In 743, An visited Chang'an to pay homage to Emperor Xuanzong. Emperor Xuanzong treated him well and allowed him to visit the palace at all times. He began to inject himself into court politics—as the official Su Xiaoyun (蘇孝韞) complained to him that the imperial examinations that year was unfair and that Zhang Shi (張奭), the son of the deputy chief imperial censor Zhang Yi (張倚), had been given top grade despite having no abilities. An reported this to Emperor Xuanzong, who ordered a retesting before him personally. Zhang Shi was not able to even write one character in response to Emperor Xuanzong's reexamination. As a result, the deputy ministers of civil service, Song Yao (宋遙) and Miao Jinqing were demoted.
An often pleased Emperor Xuanzong by offering Emperor Xuanzong tributes of rare items, such as rare animals or jewels. By this time, he was even more obese than before, and Emperor Xuanzong, on one occasion, jokingly asked him, "What does this barbaric belly contain?" He responded, "Other than a faithful heart, there is nothing else." On another occasion, when Emperor Xuanzong's son Li Heng the Crown Prince was in audience, he refused to bow to Li Heng, stating, "I am a barbarian, and I do not understand formal ceremony. What is a crown prince?" Emperor Xuanzong responded, "He is the reserve emperor. After my death, he will be your emperor." An apologized, stating, "I am foolish. I had only known about Your Imperial Majesty, and not that there is such a thing as a reserve emperor." He bowed, but Emperor Xuanzong, believing him to be honest, favored him even more. As he was allowed to enter the palace, he asked that he become an adoptive son of Emperor Xuanzong's favorite concubine Consort Yang Guifei, and Emperor Xuanzong agreed. Thereafter, on one occasion, he bowed to Consort Yang first before bowing to Emperor Xuanzong, stating, "Barbarians bow to mothers first before fathers." Xuanzong, now believing An was as submissive to him as a son to a father, showed him even greater favors.
Return to the north front
In 744, with further praises from the powerful chancellor Li Linfu and Pei Kuan, An was, in addition to Pinglu, made the military governor of Fanyang Circuit (范陽, headquartered in modern Beijing). Wanting to show his military abilities, he often pillaged the Khitan and the Xi. His actions led to two princesses of the royal clan, who were married to Khitan and Xi leaders as part of the heqin policy, being executed in retaliation, and both groups rebelled in 745, though An defeated them.
According to the Song Dynasty historian Sima Guang, it was said that An was attempting to increase his own strength and planning a rebellion, and in 747, he claimed to be building Fort Xiongwu (雄武城) and asked fellow military governor Wang Zhongsi to contribute troops, hoping to hold onto the troops that Wang would send and not return them. Wang, instead, led the troops himself to Xiongwu in advance of the rendezvous date and, after participating in the building project, returned with the soldiers, and submitted reports to Emperor Xuanzong that he believed An was planning treason. Li Linfu, who was at this point apprehensive of Wang as a potential rival, used this as one of the reasons to indict Wang, and Wang was, later in 747, removed from his post. Also in 747, An Lushan was given the honorary title as chief deputy imperial censor (御史大夫, Yùshǐ Dàfū), and Lady Duan, now described as his wife, although Lady Kang was still alive, was created a lady.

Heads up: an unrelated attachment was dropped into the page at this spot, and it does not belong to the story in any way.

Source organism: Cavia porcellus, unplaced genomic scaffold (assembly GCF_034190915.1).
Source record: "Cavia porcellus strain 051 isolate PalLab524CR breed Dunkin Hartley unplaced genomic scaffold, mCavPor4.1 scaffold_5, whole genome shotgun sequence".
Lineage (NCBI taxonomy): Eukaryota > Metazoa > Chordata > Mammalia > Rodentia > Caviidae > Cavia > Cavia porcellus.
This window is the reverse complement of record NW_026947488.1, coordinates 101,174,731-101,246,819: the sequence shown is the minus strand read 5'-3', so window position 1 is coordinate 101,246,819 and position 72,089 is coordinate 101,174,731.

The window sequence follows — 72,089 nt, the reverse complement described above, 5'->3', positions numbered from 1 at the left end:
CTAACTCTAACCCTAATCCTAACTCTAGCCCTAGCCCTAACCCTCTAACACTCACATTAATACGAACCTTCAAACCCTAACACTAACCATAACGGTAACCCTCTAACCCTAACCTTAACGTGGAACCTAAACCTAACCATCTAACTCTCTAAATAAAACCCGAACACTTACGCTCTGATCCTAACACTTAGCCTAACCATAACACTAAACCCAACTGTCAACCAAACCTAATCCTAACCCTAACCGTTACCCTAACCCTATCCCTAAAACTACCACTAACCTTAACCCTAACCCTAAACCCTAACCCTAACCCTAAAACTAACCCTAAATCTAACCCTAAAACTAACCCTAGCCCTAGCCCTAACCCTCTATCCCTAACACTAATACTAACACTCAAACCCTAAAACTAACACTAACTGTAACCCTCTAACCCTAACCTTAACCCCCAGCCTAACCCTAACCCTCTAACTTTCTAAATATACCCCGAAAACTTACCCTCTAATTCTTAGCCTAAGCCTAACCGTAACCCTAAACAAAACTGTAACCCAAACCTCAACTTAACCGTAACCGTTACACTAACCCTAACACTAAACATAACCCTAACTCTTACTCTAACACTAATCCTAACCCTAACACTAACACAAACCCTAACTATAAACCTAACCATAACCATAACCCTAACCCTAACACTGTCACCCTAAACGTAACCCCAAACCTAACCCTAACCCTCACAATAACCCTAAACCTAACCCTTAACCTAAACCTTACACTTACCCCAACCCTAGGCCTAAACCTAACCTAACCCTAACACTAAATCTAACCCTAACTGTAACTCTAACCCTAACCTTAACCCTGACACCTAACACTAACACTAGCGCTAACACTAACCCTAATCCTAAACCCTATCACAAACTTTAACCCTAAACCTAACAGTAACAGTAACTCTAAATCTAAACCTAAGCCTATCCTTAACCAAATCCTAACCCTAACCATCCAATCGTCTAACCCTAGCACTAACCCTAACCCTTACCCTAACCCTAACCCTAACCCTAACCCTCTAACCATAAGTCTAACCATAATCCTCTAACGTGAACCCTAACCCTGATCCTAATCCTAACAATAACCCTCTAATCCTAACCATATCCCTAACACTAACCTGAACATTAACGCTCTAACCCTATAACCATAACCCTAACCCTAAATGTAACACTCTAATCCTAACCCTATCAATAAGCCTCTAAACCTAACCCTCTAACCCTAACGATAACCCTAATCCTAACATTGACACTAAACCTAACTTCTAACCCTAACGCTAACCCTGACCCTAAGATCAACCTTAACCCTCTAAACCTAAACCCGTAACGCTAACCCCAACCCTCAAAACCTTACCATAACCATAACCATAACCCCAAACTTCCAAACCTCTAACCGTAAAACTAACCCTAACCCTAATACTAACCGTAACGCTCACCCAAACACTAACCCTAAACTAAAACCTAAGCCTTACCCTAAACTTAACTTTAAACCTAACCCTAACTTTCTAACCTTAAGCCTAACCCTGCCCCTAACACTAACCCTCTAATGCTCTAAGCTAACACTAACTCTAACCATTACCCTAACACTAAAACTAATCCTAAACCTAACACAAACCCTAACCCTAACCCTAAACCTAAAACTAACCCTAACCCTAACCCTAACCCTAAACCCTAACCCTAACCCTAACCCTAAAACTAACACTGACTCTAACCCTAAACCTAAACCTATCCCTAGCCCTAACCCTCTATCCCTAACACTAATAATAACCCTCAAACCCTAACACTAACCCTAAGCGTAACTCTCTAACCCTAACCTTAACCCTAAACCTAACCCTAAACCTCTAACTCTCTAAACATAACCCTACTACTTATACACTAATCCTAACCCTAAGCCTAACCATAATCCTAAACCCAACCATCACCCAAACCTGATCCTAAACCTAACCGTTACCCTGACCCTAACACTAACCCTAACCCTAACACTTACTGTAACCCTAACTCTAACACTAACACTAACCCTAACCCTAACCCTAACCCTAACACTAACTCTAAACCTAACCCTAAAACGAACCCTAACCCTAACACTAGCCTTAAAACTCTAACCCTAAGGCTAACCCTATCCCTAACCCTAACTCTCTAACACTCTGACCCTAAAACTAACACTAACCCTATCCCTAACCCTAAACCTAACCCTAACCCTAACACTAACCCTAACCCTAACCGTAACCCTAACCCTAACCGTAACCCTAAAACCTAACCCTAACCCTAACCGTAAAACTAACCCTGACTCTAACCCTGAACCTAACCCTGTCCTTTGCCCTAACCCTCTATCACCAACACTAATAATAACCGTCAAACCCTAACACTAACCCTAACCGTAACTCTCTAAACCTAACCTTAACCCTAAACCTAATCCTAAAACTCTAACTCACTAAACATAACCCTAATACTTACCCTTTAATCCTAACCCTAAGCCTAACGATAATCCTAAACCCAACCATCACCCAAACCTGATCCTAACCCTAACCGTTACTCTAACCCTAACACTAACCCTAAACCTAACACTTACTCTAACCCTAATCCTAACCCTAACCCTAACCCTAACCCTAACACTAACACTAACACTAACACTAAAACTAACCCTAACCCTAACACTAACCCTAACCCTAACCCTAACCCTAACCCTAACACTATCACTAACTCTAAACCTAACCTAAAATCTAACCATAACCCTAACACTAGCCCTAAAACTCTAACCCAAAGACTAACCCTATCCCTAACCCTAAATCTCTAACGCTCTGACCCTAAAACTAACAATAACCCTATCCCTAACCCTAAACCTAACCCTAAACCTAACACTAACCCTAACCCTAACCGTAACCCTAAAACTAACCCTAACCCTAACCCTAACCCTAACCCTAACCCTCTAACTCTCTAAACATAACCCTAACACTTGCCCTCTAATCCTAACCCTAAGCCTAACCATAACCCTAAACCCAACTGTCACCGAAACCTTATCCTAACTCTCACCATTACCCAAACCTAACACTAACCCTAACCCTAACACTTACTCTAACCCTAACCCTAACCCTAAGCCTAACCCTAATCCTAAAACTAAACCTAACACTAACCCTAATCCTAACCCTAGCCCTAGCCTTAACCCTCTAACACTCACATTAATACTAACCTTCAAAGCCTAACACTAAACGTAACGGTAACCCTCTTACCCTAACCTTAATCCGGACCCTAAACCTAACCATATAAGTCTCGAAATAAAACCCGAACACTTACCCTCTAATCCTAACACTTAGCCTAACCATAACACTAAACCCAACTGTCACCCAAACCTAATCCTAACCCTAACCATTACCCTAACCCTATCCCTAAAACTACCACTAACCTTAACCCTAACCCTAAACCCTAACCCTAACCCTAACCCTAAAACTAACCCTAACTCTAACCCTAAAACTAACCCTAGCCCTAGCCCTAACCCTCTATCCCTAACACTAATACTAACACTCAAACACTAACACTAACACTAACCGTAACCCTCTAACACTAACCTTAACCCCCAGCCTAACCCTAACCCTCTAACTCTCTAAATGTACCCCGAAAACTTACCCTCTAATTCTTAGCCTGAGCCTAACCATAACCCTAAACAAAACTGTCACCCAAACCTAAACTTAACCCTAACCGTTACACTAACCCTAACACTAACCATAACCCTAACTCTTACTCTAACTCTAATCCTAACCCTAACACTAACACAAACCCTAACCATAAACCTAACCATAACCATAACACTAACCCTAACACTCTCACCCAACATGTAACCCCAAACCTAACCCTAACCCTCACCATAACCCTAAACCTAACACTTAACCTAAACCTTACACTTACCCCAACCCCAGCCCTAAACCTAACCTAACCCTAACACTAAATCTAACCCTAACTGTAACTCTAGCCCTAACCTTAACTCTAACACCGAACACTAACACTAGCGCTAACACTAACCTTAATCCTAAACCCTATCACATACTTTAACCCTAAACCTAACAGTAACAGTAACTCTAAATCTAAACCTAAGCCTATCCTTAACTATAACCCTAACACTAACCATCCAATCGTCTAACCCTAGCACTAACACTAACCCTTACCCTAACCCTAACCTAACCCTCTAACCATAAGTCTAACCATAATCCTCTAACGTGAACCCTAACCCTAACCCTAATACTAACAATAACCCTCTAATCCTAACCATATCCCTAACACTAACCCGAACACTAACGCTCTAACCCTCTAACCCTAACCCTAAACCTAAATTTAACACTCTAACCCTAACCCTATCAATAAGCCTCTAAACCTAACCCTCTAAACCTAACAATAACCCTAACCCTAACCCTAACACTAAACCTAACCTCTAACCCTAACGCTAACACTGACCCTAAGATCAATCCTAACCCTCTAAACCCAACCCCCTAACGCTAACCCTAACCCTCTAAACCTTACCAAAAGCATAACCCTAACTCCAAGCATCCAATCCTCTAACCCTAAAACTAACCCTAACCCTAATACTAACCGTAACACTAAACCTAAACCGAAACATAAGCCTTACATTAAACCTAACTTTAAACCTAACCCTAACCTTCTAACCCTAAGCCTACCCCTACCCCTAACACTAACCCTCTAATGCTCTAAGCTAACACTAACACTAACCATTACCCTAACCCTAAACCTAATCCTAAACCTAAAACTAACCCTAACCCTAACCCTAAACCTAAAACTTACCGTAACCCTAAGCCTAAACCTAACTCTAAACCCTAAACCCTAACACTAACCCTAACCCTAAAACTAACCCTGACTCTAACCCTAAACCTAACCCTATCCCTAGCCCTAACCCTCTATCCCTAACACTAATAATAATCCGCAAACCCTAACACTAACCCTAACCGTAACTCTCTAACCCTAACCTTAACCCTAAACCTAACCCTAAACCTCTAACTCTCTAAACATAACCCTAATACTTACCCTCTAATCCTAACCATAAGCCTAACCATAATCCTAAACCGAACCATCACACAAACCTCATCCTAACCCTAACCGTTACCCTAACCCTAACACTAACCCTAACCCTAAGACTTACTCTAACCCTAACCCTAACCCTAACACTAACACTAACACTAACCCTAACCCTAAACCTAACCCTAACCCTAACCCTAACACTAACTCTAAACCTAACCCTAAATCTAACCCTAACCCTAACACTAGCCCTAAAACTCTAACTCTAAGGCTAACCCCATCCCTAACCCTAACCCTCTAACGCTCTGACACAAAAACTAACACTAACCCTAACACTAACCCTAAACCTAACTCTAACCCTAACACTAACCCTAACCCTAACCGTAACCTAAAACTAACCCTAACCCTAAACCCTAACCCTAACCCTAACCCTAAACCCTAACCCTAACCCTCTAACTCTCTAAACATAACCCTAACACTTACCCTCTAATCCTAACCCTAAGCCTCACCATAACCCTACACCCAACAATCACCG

In 748, Emperor Xuanzong awarded An Lushan an iron certificate promising that he would not be executed, except for treason, and in 750, he created An Prince of Dongping, setting a precedent for generals not of the imperial Li clan to be created princes.
New period in Chang'an
By this point, a friendship had developed between An Lushan and the Emperor. When An went to Chang'an later that year to pay homage to Emperor Xuanzong, he presented Emperor Xuanzong with 8,000 Xi captives. In 751, Xuanzong had a magnificent mansion built for An in Chang'an, sparing no expense, using jade, gold, and silver in many different places. On An's birthday, 20 February 751, Emperor Xuanzong and Consort Yang awarded him with clothing, treasures, and food. On 23 February, when An was summoned to the palace, Consort Yang, in order to please Emperor Xuanzong, had an extra-large infant wrapping made, and wrapped An in it, causing much explosion of laughter among the ladies-in-waiting and eunuchs. When Emperor Xuanzong asked what was going on, Consort Yang's attendants joked that Consort Yang gave birth three days ago and was washing her baby Lushan. Emperor Xuanzong was pleased by the comical situation and rewarded both Consort Yang and An greatly. Thereafter, whenever An visited the capital, he was allowed free admittance to the palace, and there were rumors that he and Consort Yang had an affair, but Emperor Xuanzong discounted the rumors. At An's request, Emperor Xuanzong also gave him the governorship of Hedong Circuit (河東, headquartered in modern Taiyuan, Shanxi), in addition to Pinglu and Fanyang. Two of his sons, An Qingzong and An Qingxu, were given ministerial level positions, and An Qingzong was given an imperial clan member's daughter, the Lady Rongyi, in marriage.
An was arrogant toward other officials, including Consort Yang's second cousin Yang Guozhong. However, carrying the honorary title of deputy chief imperial censor (御史大夫) at this point, he was respectful of his colleague Wang Hong (王鉷), an associate of Li Linfu's, although initially not Li Linfu—and therefore, on one occasion, Li Linfu intentionally summoned Wang Hong in An's presence, and when Wang Hong arrived, he was paying Li Linfu great respect, causing An to be surprised and apprehensive, and thereafter An carefully cultivated his relationship with Li Linfu as well.
Pondering Emperor Xuanzong's death & Northward campaign